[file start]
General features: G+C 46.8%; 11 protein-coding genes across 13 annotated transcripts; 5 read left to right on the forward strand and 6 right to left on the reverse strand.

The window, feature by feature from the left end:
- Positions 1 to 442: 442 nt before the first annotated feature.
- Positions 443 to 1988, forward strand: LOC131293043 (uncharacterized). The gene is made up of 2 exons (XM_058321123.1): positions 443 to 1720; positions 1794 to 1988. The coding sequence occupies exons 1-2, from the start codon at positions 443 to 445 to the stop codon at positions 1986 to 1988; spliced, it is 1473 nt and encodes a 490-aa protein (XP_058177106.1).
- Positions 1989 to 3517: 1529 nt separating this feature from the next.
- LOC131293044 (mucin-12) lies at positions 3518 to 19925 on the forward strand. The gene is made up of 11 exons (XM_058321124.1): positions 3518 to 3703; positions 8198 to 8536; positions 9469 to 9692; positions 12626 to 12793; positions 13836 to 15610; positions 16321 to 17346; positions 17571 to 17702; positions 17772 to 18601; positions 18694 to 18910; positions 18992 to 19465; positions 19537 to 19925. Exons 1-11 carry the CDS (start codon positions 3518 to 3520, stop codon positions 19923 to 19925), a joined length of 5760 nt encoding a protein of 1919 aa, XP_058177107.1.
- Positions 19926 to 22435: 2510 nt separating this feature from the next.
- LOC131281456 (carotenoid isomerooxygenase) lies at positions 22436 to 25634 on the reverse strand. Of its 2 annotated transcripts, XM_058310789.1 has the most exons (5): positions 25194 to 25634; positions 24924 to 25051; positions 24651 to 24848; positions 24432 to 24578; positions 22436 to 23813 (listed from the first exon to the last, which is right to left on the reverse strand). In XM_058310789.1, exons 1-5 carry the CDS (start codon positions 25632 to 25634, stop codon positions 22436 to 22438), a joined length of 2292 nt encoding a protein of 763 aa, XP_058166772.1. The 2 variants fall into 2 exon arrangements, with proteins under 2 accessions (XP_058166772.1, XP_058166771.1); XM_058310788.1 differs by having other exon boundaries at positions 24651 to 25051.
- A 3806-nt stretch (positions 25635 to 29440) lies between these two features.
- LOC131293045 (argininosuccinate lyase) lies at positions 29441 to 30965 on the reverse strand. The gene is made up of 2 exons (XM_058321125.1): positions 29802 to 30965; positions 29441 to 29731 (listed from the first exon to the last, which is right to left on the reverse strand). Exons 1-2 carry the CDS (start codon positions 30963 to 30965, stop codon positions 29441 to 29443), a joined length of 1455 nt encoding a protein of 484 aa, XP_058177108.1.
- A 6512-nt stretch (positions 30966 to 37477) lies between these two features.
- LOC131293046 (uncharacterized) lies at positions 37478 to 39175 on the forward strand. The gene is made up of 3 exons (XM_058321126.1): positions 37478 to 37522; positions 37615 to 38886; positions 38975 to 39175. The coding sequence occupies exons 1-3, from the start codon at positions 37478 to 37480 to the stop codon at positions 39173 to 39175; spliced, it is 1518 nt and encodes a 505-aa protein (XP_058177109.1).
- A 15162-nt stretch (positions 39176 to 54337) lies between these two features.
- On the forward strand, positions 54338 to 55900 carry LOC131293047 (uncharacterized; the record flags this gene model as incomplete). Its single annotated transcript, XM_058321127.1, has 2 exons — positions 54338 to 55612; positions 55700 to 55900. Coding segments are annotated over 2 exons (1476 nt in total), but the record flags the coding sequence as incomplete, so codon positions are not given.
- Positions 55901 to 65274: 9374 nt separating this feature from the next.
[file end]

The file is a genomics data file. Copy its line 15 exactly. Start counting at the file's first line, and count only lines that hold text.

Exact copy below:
- Positions 55901 to 65274: 9374 nt separating this feature from the next.